A variety of marine sewage treatment plants are available for ships, but the design and operation of these is challenging due to various factors, including high strength of wastewater, intermittent and variable production of wastewater, ship motions, and inclusion of various cleaning products and fluids which are not well tolerated by biological systems. Unlike OWSs, there is no requirement to monitor the effectiveness of the sewage treatment prior to discharge.
In order to minimize pollution of the oceans, the International Maritime Organization (IMO) developed MARPOL 73/78, which is the most important international marine environmental convention. Close to 100 per cent of the world’s shipping tonnage are state parties to the convention, which includes Annexes I-VI that regulate different forms of pollution. Ships that are flagged under countries that are signatories to MARPOL (including Canada) are subject to its requirements wherever they operate. Although MARPOL does not apply to defence vessels or other ships used by government for non-commercial activities, there are widespread efforts to respect the regulations through the use of appropriate equipment and practices whenever possible.
In some areas of the ocean, the potential for environmental damage due to oceanographical and ecological factors, and/or intensity of traffic is so great that designation as a “Special Area” subject to special regulations is required. For example, any discharge of oil or oily mixtures is prohibited in Antarctica.
Recently, due to global warming melting sea ice across the Arctic, shipping routes once thought impossible are opening up, leading to rapidly growing international interest and traffic in this area. As a result of this, and after years of consultations and effort, IMO adopted the Polar Code (International Code for Ships Operating in Polar Waters). The Polar Code entered into force on January 1, 2017. Discharges of oil or oily water are prohibited, sewage (blackwater) may be discharged under specified conditions, and greywater is not regulated.
Nations, and even selected jurisdictions within nations, can enact their own marine protection legislation separately from MARPOL requirements, even if they are a signatory to the convention. For example, Alaska has imposed discharge standards for grey water from cruise ships carrying 500 or more passengers.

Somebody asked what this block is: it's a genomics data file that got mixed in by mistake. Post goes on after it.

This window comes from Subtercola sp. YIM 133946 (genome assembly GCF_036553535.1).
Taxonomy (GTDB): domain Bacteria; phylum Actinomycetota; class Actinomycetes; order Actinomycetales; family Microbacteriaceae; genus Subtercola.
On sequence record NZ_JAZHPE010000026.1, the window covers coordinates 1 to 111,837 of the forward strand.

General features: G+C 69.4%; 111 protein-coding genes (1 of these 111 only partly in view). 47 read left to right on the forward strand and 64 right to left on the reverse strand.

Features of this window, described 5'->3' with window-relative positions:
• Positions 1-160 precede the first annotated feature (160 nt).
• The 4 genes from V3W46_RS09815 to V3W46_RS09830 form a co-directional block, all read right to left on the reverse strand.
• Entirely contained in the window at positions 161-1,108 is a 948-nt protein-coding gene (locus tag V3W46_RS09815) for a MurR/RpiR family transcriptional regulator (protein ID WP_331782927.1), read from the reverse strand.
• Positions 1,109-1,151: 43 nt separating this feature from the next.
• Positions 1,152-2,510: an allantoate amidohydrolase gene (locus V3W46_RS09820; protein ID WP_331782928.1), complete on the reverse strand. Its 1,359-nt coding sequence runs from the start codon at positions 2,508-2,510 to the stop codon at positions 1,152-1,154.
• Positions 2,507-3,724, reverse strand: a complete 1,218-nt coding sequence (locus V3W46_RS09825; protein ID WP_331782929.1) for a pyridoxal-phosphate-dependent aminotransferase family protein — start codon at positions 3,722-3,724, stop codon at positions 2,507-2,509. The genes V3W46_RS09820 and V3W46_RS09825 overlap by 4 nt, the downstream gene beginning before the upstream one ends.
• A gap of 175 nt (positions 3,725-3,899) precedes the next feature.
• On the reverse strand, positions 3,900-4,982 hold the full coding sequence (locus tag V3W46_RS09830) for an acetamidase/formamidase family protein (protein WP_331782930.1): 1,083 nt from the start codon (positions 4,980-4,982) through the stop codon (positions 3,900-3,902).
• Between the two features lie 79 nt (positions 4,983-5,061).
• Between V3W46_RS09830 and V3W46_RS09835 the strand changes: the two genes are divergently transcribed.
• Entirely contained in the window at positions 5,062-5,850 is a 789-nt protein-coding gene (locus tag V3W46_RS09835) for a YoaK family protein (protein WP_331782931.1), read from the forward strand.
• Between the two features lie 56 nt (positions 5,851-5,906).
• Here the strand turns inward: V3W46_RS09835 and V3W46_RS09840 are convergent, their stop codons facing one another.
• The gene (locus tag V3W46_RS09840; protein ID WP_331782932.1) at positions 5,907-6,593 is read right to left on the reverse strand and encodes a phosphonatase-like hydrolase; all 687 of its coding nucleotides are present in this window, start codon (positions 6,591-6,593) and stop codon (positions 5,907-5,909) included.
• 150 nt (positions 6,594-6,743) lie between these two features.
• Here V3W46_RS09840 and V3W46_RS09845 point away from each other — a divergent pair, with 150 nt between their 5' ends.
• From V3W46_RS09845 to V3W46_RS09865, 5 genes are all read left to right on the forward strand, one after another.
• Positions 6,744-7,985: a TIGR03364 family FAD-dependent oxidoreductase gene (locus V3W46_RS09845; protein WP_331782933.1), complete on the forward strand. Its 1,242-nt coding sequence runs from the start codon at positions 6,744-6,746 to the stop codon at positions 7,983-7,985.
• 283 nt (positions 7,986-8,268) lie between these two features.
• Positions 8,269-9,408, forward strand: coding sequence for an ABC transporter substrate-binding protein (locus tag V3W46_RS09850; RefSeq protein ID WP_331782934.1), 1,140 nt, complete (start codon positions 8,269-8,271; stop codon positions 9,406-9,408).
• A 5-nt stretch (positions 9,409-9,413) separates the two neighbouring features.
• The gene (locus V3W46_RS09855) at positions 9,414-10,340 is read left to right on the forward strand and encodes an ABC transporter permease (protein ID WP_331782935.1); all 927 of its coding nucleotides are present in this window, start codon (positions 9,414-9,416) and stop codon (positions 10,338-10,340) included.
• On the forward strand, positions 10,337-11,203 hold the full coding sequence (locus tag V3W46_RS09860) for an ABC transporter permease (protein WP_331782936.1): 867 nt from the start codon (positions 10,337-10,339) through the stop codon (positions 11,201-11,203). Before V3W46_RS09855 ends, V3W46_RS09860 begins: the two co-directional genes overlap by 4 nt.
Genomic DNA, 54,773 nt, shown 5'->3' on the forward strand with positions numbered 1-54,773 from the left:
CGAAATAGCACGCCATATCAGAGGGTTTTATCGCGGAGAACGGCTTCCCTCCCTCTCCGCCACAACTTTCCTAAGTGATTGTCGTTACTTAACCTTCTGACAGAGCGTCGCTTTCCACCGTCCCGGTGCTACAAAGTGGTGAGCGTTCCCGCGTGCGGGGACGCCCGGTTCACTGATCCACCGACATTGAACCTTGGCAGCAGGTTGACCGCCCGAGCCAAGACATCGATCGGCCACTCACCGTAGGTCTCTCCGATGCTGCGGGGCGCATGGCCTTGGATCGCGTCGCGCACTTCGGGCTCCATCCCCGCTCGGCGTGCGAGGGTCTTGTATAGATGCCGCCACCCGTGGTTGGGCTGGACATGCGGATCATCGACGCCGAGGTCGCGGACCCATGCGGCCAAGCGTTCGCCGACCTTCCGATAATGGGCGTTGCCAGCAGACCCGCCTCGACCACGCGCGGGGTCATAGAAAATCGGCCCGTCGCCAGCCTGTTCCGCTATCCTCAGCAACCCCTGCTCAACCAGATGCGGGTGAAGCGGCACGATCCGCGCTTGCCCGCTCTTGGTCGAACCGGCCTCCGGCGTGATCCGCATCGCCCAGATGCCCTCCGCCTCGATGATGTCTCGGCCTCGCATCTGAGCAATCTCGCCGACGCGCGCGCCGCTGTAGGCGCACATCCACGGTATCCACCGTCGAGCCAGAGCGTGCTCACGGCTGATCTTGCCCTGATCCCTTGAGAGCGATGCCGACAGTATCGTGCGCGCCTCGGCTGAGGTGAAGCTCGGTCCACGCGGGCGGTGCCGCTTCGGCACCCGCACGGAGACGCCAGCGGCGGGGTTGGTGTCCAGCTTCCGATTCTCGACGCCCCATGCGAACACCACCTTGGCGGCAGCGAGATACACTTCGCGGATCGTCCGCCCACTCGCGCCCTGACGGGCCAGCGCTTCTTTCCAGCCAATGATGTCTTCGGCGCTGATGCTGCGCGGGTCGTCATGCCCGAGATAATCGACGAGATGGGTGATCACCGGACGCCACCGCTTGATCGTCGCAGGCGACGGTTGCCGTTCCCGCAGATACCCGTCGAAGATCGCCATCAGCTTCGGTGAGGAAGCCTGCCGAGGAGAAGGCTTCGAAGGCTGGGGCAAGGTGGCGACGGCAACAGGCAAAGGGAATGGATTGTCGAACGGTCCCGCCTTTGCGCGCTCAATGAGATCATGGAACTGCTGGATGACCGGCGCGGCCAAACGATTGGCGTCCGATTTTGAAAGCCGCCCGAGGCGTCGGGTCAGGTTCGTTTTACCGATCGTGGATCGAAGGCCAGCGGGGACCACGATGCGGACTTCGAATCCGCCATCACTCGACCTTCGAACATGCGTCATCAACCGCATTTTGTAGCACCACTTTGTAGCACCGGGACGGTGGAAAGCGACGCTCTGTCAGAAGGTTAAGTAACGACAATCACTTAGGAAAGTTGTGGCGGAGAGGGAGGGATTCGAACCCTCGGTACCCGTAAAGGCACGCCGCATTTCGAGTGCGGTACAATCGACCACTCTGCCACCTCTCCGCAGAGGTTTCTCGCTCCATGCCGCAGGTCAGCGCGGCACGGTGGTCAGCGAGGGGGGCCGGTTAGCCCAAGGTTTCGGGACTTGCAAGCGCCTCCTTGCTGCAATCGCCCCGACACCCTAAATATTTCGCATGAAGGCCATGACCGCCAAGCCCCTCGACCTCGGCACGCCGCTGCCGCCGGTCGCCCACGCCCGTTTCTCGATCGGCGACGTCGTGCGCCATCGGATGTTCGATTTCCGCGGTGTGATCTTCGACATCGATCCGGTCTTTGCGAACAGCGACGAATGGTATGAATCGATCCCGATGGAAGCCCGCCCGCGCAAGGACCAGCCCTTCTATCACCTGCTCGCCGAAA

Like ship crew, military personnel in defence buildings and bases generate blackwater and greywater; other streams contaminated with oil, solvents, chemicals or hazardous agents may also be generated. Depending on location, there may be no possibility of discharging to a municipal sewage treatment plant, and in some cases, due to its nature, the wastewater cannot be accepted by a municipal facility even if there is one present. Defence buildings can minimize the volume of sewage generated, reduce per capita water consumption, and at the same time earn points towards attaining Silver LEED status by treating and reusing greywater onsite.
In addition to their primary role as the protectors of Canada, Canadian Forces are involved in other activities where wastewater challenges are real and present since municipal treatment systems are simply not available. These include defending Canada’s vast Arctic region, and participating in humanitarian efforts, disaster relief, peace-keeping and expeditionary operations. Wastewater produced in these activities is often highly concentrated since there is low per capita water consumption, and it may contain high levels of infectious agents. Inadequate wastewater management can endanger the health and safety of military personnel and civilians, in addition to potential negative environmental impacts; reliance on external contractors to truck-haul wastewater may represent a security risk.
Standard approaches for wastewater treatment are not always easily transferrable to military operations for a variety of reasons. Sewers to collect sewage are not possible in the Arctic due to permafrost. Septic systems are not practical for temporary military operations, and lagoons are not possible for frozen lands. Biological treatment, one of the mainstays of conventional wastewater treatment, is not practical in cold climates, or when the flow of wastewater is intermittent. Biological treatment systems often take 1-2 weeks to become fully operational, which is not acceptable for many situations encountered by military personnel.